What is cgi and how to use your cgibin cgi tutorial
On the user's PC by their browser. The best book out there for beginners, including those who don't know a lot about programming. Perl for Dummies comes with a CD that includes sample code and a copy of Perl-Win32 that you can use on your Windows-based system to test your scripts. The book covers using the Perl-Win32 software also. It doesn't get into the real fancy Perl functions but that's not its' goal.
It's an "easy read" that will have you coding in no time. If you're an experienced programmer this may be a good starting point for you. Mastering Perl is very comprehensive in it's coverage of Perl, addressing functions that the "Dummies" book doesn't get to.
The information is presented in a very easy-to-understand manner and doesn't assume you have a UNIX background. A lot of the more advanced books do.
They also cover Blat and Sendmail for Windows. I wish every programming language had a book like this. Effective Perl Programming is a unique work that will make a Perl programmer a good Perl programmer. The CGI application we will develop will take 2 forms, a text based counter, and a program that shows you how to get input from the HTTPD, so you can use it in your program. So without further ado, lets get on with the article.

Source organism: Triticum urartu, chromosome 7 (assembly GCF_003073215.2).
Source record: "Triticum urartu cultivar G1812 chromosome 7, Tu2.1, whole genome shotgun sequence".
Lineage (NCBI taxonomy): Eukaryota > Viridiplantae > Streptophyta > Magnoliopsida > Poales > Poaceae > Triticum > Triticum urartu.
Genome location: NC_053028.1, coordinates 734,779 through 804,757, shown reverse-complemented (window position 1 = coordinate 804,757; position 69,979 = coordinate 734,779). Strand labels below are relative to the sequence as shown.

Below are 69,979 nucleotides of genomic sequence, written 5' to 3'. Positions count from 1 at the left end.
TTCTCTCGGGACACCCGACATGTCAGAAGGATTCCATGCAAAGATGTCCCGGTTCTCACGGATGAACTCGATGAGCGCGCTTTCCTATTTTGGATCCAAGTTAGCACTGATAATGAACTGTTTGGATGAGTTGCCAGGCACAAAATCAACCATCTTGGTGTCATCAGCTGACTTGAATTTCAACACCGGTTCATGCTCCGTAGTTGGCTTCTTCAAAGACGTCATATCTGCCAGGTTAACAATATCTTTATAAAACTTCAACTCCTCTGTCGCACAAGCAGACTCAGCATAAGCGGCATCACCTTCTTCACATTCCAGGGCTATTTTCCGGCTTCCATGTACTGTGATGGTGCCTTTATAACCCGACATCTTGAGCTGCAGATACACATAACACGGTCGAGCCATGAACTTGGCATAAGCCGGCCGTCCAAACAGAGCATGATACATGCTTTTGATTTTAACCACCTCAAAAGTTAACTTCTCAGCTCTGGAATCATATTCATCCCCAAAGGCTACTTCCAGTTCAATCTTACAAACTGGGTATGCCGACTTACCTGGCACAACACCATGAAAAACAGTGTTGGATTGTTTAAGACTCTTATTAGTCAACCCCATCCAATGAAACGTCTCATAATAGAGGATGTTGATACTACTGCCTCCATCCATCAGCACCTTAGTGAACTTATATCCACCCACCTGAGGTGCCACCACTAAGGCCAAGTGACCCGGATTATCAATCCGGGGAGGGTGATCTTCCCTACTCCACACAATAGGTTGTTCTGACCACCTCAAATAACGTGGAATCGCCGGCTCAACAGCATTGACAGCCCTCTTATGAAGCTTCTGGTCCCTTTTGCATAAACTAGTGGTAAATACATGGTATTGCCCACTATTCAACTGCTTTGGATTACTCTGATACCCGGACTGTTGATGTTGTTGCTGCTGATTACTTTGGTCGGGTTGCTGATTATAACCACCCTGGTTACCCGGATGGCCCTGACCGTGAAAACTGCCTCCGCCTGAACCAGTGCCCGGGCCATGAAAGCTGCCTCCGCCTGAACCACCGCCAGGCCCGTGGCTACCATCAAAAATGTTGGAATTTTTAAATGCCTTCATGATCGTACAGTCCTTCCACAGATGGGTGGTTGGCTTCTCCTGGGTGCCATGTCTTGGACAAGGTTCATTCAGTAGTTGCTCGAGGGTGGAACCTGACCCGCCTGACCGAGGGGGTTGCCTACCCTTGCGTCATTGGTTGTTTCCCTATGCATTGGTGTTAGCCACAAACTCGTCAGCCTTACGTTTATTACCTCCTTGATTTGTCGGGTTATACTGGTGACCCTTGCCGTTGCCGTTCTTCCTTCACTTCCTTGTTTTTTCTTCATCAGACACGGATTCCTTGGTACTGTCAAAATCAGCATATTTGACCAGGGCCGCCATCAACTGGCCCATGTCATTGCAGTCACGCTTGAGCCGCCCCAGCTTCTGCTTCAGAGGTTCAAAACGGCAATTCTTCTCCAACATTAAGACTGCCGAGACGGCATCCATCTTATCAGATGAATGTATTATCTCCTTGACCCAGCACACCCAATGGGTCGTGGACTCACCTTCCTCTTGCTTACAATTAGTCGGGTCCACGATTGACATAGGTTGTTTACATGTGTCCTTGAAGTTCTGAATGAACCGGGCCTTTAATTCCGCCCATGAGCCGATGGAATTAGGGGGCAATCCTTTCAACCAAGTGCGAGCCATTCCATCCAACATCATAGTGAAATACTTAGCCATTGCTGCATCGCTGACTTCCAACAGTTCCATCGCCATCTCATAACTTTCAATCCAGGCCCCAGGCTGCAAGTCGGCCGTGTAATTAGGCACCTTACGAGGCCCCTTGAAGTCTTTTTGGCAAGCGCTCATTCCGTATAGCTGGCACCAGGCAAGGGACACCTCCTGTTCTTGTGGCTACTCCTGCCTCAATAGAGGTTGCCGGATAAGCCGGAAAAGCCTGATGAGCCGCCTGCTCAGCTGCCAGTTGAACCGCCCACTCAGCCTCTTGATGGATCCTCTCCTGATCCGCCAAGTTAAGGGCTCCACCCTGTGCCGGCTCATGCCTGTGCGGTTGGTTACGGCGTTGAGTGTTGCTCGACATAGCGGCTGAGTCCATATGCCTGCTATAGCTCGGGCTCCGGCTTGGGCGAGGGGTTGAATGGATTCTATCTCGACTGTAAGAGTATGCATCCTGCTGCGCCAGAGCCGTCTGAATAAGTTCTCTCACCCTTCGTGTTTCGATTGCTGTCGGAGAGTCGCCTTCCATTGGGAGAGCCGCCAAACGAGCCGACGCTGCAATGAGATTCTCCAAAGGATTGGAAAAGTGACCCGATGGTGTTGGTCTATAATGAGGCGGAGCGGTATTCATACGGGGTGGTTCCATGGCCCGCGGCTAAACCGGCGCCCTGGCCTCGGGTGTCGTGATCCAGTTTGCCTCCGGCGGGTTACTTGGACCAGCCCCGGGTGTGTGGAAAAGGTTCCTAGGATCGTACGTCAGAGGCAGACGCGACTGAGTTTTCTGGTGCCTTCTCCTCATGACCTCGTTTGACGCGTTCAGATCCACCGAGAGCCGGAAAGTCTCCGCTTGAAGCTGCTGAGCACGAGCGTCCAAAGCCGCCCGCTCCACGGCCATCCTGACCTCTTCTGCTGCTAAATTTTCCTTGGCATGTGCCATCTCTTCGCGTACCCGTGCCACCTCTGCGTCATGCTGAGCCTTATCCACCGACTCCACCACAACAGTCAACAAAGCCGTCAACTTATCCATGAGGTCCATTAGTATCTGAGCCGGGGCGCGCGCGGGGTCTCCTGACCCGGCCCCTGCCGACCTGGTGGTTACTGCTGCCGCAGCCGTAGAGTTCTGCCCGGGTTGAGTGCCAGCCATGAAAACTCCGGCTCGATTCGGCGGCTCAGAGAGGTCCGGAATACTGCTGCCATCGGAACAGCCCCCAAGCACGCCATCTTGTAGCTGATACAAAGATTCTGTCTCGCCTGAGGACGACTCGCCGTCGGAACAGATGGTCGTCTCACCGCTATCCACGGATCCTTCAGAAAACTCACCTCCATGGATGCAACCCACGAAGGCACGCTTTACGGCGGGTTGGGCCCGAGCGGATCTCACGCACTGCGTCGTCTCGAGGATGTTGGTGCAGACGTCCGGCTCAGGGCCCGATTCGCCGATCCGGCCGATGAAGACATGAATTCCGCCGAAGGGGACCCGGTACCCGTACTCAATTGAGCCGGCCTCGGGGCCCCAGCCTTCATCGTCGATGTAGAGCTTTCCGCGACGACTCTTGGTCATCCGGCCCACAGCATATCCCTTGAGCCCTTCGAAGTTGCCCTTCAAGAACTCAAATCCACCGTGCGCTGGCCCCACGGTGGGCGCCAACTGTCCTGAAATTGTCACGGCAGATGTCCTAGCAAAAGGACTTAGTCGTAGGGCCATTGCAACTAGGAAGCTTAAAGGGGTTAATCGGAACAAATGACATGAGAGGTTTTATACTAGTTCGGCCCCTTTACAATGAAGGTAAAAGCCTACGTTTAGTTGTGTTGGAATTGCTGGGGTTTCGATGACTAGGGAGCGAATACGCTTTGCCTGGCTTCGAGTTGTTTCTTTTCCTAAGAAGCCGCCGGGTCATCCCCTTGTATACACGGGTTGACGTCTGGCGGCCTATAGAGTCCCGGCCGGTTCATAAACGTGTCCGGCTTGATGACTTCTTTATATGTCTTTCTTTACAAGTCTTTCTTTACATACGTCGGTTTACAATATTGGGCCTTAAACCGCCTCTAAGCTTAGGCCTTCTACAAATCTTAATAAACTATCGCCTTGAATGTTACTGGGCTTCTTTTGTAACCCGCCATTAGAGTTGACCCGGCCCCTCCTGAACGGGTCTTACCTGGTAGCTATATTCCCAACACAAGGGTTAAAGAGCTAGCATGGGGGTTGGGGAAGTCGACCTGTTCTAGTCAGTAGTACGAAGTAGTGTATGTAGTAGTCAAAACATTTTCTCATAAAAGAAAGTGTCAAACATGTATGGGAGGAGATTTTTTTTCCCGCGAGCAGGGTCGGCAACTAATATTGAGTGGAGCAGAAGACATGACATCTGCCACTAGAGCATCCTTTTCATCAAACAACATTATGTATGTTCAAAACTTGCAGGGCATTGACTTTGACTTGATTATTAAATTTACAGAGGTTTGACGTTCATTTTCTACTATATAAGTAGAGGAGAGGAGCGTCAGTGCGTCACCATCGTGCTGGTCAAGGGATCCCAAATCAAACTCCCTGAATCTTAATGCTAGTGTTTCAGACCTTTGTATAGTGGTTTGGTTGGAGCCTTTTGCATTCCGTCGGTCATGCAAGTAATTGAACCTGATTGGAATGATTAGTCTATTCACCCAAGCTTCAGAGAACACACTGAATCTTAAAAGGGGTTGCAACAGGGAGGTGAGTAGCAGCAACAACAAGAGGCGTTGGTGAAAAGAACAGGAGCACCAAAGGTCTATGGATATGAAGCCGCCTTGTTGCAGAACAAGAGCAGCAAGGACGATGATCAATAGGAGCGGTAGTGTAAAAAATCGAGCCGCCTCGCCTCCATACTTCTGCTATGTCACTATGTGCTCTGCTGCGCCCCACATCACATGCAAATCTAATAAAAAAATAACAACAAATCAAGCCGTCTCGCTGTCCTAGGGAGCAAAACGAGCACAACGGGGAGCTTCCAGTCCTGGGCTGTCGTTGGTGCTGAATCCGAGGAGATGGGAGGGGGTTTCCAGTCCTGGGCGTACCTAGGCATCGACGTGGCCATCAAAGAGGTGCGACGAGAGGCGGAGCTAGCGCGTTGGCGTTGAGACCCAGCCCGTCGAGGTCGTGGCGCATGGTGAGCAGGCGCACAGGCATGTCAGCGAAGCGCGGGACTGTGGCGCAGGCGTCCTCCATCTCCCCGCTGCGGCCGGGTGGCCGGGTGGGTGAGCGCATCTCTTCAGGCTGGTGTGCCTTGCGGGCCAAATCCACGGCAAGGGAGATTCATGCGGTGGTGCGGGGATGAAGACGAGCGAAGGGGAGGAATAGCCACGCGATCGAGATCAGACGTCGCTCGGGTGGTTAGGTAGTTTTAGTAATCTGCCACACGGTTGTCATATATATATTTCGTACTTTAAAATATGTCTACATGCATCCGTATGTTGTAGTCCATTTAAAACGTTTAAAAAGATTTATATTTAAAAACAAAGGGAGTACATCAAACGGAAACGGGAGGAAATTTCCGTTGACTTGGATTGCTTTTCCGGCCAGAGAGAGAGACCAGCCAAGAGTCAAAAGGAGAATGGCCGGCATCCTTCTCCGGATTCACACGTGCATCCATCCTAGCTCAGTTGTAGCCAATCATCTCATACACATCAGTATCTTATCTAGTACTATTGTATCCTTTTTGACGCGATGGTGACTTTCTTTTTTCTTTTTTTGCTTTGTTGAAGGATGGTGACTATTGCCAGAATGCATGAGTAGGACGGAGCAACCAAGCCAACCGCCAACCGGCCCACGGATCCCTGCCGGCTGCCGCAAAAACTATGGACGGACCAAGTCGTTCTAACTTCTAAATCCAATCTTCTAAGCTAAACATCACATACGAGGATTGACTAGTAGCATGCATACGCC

All programs are run on the server side, unlike java, and prettymuch any language can be used for developing CGI. The CGI interface as it applies to input consists of a set of environment variables which can be retrieved and used by the CGI application, thereby allowing us to get information from the client. This probably means nothing to you, but as we go on it will. There are many headers that are valid to CGI and they are as follows: Content-type - A header used to tell the HTTPD what type of data to expect so it can parse it and output things properly.
So, basically, the CGI output consists of a header, two newlines and your appropriate data, and thats it. You could also add text manipulation tags, infact you could add your entire page as the CGI, however it would be a waste of time to do so.
So continuing on, youve now got a small grip on CGI and how it works, so lets describe the input. There are quite a few variables to choose from, each giving you valuable information that you might be able to use to your advantage. We will cover each of them here, and possibly some you might not find in NCSA's own documentation woo! This is mainly because we will be using them all in our program to display them.
I won't go into how getenv works you can check your helpfile, C-Book or manpage for that. I will however list the variables that you can access: For example "NCSA 1. It is then stored in this environment variable. It should not be decoded in any fashion when it gets to you, which means of course youll have to decode it. Usage of this variable should be limited to logging only and is not suggested for authentification purposes as identification can be faked easily.
Each item in this list is seperated by commas. This of course will be nothing if you happen to just access the script instead of accessing it from an html document. These are all variables which return the information that you have in the description of them all through the use of getenv. Above and beyond that, for input HTTPD has its own encoding, which you have to handle yourself, it's pretty simple to handle and only has a few quirks, basically you dont need to know any of this until you cover forms and cgi, which will be my next installment of this document in the next CScene.